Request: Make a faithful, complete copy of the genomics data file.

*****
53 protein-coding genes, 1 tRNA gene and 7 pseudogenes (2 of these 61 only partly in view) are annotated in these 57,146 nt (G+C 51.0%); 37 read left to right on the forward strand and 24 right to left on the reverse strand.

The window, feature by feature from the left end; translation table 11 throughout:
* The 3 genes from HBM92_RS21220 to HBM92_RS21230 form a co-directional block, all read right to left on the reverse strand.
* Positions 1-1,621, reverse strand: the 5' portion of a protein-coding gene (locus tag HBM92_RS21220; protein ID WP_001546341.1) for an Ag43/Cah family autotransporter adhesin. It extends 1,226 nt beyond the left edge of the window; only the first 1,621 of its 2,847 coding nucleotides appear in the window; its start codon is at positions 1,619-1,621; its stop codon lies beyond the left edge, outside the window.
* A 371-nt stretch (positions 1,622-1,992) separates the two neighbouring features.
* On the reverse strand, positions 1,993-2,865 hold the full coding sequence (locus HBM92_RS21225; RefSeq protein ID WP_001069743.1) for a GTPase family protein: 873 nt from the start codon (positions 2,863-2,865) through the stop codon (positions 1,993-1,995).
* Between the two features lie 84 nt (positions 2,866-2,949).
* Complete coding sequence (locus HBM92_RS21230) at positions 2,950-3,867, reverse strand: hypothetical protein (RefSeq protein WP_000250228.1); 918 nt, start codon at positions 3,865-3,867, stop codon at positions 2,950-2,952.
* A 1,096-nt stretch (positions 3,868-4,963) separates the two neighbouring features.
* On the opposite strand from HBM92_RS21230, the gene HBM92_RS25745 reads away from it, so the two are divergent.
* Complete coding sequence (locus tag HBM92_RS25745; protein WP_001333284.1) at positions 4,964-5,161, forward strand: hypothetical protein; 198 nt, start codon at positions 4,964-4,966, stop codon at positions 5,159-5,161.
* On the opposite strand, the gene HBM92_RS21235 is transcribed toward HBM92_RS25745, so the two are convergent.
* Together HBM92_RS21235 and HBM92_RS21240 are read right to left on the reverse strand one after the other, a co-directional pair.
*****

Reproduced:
53 protein-coding genes, 1 tRNA gene and 7 pseudogenes (2 of these 61 only partly in view) are annotated in these 57,146 nt (G+C 51.0%); 37 read left to right on the forward strand and 24 right to left on the reverse strand.

The window, feature by feature from the left end; translation table 11 throughout:
* The 3 genes from HBM92_RS21220 to HBM92_RS21230 form a co-directional block, all read right to left on the reverse strand.
* Positions 1-1,621, reverse strand: the 5' portion of a protein-coding gene (locus tag HBM92_RS21220; protein ID WP_001546341.1) for an Ag43/Cah family autotransporter adhesin. It extends 1,226 nt beyond the left edge of the window; only the first 1,621 of its 2,847 coding nucleotides appear in the window; its start codon is at positions 1,619-1,621; its stop codon lies beyond the left edge, outside the window.
* A 371-nt stretch (positions 1,622-1,992) separates the two neighbouring features.
* On the reverse strand, positions 1,993-2,865 hold the full coding sequence (locus HBM92_RS21225; RefSeq protein ID WP_001069743.1) for a GTPase family protein: 873 nt from the start codon (positions 2,863-2,865) through the stop codon (positions 1,993-1,995).
* Between the two features lie 84 nt (positions 2,866-2,949).
* Complete coding sequence (locus HBM92_RS21230) at positions 2,950-3,867, reverse strand: hypothetical protein (RefSeq protein WP_000250228.1); 918 nt, start codon at positions 3,865-3,867, stop codon at positions 2,950-2,952.
* A 1,096-nt stretch (positions 3,868-4,963) separates the two neighbouring features.
* On the opposite strand from HBM92_RS21230, the gene HBM92_RS25745 reads away from it, so the two are divergent.
* Complete coding sequence (locus tag HBM92_RS25745; protein WP_001333284.1) at positions 4,964-5,161, forward strand: hypothetical protein; 198 nt, start codon at positions 4,964-4,966, stop codon at positions 5,159-5,161.
* On the opposite strand, the gene HBM92_RS21235 is transcribed toward HBM92_RS25745, so the two are convergent.
* Together HBM92_RS21235 and HBM92_RS21240 are read right to left on the reverse strand one after the other, a co-directional pair.